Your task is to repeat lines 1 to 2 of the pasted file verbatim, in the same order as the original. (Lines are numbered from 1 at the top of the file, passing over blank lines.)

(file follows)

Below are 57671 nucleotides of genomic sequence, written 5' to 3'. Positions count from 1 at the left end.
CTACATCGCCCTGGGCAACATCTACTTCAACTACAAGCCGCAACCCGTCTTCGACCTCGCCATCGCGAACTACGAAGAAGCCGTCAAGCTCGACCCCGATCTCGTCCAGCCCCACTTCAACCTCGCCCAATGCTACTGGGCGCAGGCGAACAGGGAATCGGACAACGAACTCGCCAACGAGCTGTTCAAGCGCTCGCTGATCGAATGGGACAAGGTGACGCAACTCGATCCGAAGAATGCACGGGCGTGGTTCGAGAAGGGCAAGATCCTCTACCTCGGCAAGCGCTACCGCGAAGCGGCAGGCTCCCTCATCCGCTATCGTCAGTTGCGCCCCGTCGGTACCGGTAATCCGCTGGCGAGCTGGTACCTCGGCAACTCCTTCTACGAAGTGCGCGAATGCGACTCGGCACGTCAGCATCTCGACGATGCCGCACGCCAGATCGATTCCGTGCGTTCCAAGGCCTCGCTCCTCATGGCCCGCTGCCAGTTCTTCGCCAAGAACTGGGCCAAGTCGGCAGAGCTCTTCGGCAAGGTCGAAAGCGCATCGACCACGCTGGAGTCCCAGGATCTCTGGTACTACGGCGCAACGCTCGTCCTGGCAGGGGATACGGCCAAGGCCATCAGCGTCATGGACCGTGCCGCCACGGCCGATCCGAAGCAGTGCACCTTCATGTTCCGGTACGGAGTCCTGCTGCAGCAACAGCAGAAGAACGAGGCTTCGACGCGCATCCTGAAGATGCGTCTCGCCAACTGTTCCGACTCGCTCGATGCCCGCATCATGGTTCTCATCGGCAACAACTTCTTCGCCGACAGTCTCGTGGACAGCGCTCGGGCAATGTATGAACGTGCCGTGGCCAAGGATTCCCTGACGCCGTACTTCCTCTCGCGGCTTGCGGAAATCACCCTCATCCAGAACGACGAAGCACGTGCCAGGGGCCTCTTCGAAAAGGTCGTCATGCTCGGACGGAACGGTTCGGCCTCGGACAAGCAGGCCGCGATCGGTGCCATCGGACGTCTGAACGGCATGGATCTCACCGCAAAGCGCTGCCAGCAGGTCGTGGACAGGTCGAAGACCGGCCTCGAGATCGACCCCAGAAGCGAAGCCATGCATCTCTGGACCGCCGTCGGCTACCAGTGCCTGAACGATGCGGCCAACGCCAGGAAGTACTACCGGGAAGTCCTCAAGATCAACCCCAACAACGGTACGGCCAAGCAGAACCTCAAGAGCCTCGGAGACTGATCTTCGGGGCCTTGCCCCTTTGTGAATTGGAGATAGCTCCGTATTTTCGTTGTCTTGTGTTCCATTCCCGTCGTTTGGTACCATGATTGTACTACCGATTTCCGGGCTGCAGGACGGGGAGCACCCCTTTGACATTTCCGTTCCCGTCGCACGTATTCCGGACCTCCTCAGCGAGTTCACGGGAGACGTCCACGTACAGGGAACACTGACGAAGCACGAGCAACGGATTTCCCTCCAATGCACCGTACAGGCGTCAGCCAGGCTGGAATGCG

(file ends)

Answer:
Below are 57671 nucleotides of genomic sequence, written 5' to 3'. Positions count from 1 at the left end.
CTACATCGCCCTGGGCAACATCTACTTCAACTACAAGCCGCAACCCGTCTTCGACCTCGCCATCGCGAACTACGAAGAAGCCGTCAAGCTCGACCCCGATCTCGTCCAGCCCCACTTCAACCTCGCCCAATGCTACTGGGCGCAGGCGAACAGGGAATCGGACAACGAACTCGCCAACGAGCTGTTCAAGCGCTCGCTGATCGAATGGGACAAGGTGACGCAACTCGATCCGAAGAATGCACGGGCGTGGTTCGAGAAGGGCAAGATCCTCTACCTCGGCAAGCGCTACCGCGAAGCGGCAGGCTCCCTCATCCGCTATCGTCAGTTGCGCCCCGTCGGTACCGGTAATCCGCTGGCGAGCTGGTACCTCGGCAACTCCTTCTACGAAGTGCGCGAATGCGACTCGGCACGTCAGCATCTCGACGATGCCGCACGCCAGATCGATTCCGTGCGTTCCAAGGCCTCGCTCCTCATGGCCCGCTGCCAGTTCTTCGCCAAGAACTGGGCCAAGTCGGCAGAGCTCTTCGGCAAGGTCGAAAGCGCATCGACCACGCTGGAGTCCCAGGATCTCTGGTACTACGGCGCAACGCTCGTCCTGGCAGGGGATACGGCCAAGGCCATCAGCGTCATGGACCGTGCCGCCACGGCCGATCCGAAGCAGTGCACCTTCATGTTCCGGTACGGAGTCCTGCTGCAGCAACAGCAGAAGAACGAGGCTTCGACGCGCATCCTGAAGATGCGTCTCGCCAACTGTTCCGACTCGCTCGATGCCCGCATCATGGTTCTCATCGGCAACAACTTCTTCGCCGACAGTCTCGTGGACAGCGCTCGGGCAATGTATGAACGTGCCGTGGCCAAGGATTCCCTGACGCCGTACTTCCTCTCGCGGCTTGCGGAAATCACCCTCATCCAGAACGACGAAGCACGTGCCAGGGGCCTCTTCGAAAAGGTCGTCATGCTCGGACGGAACGGTTCGGCCTCGGACAAGCAGGCCGCGATCGGTGCCATCGGACGTCTGAACGGCATGGATCTCACCGCAAAGCGCTGCCAGCAGGTCGTGGACAGGTCGAAGACCGGCCTCGAGATCGACCCCAGAAGCGAAGCCATGCATCTCTGGACCGCCGTCGGCTACCAGTGCCTGAACGATGCGGCCAACGCCAGGAAGTACTACCGGGAAGTCCTCAAGATCAACCCCAACAACGGTACGGCCAAGCAGAACCTCAAGAGCCTCGGAGACTGATCTTCGGGGCCTTGCCCCTTTGTGAATTGGAGATAGCTCCGTATTTTCGTTGTCTTGTGTTCCATTCCCGTCGTTTGGTACCATGATTGTACTACCGATTTCCGGGCTGCAGGACGGGGAGCACCCCTTTGACATTTCCGTTCCCGTCGCACGTATTCCGGACCTCCTCAGCGAGTTCACGGGAGACGTCCACGTACAGGGAACACTGACGAAGCACGAGCAACGGATTTCCCTCCAATGCACCGTACAGGCGTCAGCCAGGCTGGAATGCG